At the heart of revolt: Paul Conroy reports from Libya where he is recording the country’s civil unrestAs foreign nationals raced to leave Libya due to the uprising, I was furtively looking for unusual and illegal ways into one of the Arab world’s most brutal and oppressive regimes.
Three days later I found myself in Cairo attempting to convince confused- looking Egyptian bus drivers that I was indeed looking for a bus to the Egyptian-Libyan border. As we crossed the desert and neared the border the number of passengers on the bus decreased and by the time we reached the Libyan border there were two passengers. Myself and a rather nervous-looking Dutch journalist.
You take photographs in these situations at your peril. Borders are sensitive areas and this was, after all, Libya. Except, Libya was different. Initially, my heart sank when a heavily armed, bearded militia asked me if I was carrying a camera. I smiled weakly at him and nodded. He paused, looked thoughtful and said: ‘Then please, you are most welcome to take photographs. This is free Libya’.
This, believe me, was a first.
My first port of call was Benghazi in Eastern Libya – and heart of the revolution. It’s a seven- hour drive from the Egyptian border to Benghazi and by the time I arrived darkness was falling and the familiar echoes of Kalashnikov rifles filled the night air.
The streets were crammed with flag-waving civilians who streamed to the old courthouse, now the rallying point of the revolution, and from all directions I heard the cries of ‘Welcome to free Libya’ .
Benghazi has been a thorn in Gaddafi’s side and when his retribution came it was brutal and unyielding. Foreign mercenaries, identified by their construction workers’ hardhats, had entered the city and engaged on an unconstrained shooting spree. The result was carnage.
I was taken by a senior doctor from the Jalal hospital in Benghazi and shown a series of photographs and films taken by medical staff from his trauma unit. The most disturbing, that of a nine-month-old baby who had been shot in the head and was being washed by a crying nurse in the mortuary, conveyed the true brutality of what had taken place in this city.
Yet tales of pure heroism abound. Mr Idrice Laga, a member of the provisional ruling council, told me of a 10-year-old boy who had charged an army barracks single-handed, armed with just an axe. His fate remains unknown. Of a 70-year-old man who filled his pickup truck with home-made dynamite and gas cylinders, drove it into the gates of the barracks and detonated it whilst still at the wheel – thus allowing unarmed protesters to take the camp.
It’s difficult not to be impressed with what has been achieved here.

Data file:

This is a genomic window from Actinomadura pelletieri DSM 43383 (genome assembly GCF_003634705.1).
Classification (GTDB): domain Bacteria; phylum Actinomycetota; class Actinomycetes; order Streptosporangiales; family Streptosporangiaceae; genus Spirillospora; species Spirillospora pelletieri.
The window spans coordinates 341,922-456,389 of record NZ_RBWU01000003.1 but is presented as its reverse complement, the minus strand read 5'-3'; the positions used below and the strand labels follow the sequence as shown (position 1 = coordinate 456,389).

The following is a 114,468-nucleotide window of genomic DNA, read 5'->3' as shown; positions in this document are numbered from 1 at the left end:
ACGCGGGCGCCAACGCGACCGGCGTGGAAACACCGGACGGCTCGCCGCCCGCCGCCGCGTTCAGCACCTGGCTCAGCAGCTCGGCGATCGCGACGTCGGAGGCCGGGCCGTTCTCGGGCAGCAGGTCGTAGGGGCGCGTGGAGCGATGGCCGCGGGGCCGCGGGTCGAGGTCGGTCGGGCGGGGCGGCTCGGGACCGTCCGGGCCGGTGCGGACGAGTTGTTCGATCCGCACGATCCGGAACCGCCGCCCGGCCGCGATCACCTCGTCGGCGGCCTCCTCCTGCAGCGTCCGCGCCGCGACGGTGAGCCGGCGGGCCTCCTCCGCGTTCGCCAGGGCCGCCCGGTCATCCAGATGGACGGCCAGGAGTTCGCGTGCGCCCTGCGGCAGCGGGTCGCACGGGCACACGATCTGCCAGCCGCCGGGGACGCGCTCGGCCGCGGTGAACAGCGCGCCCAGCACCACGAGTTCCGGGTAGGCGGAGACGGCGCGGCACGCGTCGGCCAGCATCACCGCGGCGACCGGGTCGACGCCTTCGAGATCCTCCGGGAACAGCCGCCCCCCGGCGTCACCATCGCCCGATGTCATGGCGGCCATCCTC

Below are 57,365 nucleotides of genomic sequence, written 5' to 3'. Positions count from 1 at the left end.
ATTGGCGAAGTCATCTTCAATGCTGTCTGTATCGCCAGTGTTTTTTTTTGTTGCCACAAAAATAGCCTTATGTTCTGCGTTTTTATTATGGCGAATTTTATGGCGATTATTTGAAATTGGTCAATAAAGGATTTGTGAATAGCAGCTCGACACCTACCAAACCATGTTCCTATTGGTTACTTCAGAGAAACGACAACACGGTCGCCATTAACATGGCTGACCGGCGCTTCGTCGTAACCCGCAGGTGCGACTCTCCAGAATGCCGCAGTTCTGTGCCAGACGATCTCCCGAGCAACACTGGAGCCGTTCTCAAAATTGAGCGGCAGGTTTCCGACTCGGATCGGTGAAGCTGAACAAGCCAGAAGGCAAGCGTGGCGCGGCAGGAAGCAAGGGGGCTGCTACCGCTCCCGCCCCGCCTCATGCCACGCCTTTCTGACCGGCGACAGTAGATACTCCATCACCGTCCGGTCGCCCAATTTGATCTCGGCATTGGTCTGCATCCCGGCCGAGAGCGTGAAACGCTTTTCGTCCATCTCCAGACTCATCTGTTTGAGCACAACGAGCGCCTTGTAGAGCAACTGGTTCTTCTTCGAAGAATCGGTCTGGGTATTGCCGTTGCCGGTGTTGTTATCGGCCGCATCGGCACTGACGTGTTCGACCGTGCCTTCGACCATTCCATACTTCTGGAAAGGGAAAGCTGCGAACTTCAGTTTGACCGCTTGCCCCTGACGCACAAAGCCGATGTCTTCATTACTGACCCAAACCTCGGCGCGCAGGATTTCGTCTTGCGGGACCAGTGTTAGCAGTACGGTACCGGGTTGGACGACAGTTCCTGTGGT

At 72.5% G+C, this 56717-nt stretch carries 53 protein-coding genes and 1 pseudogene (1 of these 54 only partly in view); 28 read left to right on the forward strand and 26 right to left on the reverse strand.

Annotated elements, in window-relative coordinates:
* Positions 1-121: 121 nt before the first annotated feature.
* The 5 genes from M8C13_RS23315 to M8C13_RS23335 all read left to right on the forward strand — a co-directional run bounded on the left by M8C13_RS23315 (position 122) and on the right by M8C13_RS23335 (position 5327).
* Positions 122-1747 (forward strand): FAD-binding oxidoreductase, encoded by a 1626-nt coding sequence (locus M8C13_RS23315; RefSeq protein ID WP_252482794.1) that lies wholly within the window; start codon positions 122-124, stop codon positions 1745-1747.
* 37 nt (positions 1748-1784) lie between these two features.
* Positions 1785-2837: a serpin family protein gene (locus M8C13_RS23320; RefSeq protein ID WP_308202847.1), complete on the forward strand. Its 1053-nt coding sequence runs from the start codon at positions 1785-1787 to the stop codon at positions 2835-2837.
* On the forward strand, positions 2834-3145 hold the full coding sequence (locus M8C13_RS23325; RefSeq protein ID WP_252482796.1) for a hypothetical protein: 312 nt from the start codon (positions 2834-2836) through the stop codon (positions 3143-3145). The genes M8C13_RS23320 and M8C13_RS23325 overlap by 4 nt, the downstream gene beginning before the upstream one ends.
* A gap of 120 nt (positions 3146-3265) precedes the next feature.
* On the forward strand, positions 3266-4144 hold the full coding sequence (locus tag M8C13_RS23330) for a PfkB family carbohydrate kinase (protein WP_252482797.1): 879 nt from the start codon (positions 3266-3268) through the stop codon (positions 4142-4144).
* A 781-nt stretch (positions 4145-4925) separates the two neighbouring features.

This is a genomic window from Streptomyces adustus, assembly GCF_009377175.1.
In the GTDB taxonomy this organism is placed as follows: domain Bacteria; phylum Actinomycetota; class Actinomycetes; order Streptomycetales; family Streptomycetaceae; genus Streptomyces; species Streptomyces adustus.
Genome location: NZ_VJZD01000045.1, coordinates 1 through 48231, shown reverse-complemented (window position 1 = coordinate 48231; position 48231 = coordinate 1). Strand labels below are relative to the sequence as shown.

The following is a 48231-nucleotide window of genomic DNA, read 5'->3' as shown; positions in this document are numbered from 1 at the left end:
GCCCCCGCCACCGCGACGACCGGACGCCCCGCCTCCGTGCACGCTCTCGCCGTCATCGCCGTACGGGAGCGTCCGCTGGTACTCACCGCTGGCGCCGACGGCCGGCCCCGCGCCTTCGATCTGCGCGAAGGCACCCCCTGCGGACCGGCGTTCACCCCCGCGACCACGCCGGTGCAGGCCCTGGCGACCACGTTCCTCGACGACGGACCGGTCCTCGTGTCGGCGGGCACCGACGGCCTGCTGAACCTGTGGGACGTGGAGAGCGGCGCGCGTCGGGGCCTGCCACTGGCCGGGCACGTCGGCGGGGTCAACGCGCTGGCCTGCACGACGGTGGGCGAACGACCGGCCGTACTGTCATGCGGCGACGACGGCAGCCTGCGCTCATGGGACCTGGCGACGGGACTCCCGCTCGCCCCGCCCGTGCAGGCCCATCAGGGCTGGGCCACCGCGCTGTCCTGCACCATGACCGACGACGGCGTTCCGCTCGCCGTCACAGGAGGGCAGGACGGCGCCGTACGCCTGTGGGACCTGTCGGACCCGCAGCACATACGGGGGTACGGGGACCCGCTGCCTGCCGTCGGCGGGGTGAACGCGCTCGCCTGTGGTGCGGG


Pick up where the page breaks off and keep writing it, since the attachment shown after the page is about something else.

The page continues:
In most of my experiences in conflict zones – Iraq and the fall of Baghdad in particular – the result of open, armed conflict often results in scenes of looting and an increase in violent crime. Again, the Libyan revolution has achieved special things here. I walk the streets at night with no fear. There is no looting, no out-of-control armed militia roaming the streets and no sense of a crisis in the making. On the contrary, the ruling revolutionary council, with the full backing of the general population, has found a working way of pulling Benghazi from carnage and chaos back to a functioning city within the space of a week.
However, underlying the advances in personal freedoms and gains from the revolution there is a definite sense of unfinished business. People are acutely aware Gaddafi is capable of a counter-attack at any time. As I walk the streets loud explosions in the distance cause all to look to the skies. People talk of chemical weapons, the return of the mercenaries and the possibility of an all-out assault on Benghazi.
I was taken to a meeting in the court building where security is tight and high-ranking officers who have defected from the regime informed me of plans to start recruiting a new army. The plan is an assault on Tripoli, a direct head-to-head conflict with Gaddafi’s remaining forces. They say the need to keep the momentum of the revolution is critical and all, to a man, vow Gaddafi will never again rule them.
They will die defending their revolution.
I have been offered the opportunity to accompany them on their final push to Tripoli. In the face of all the bravery I have seen, the stories I have heard and the evidence of atrocity I have witnessed it would somehow seem wrong to not witness the final battle of this revolution. The Libyan people seek nothing more than basic human rights, the basic democratic systems we take for granted and the right to live free from oppression and terror. They are not asking for help, they don’t want an invasion. What they do want are witnesses.
I will join them on their assault on Tripoli.
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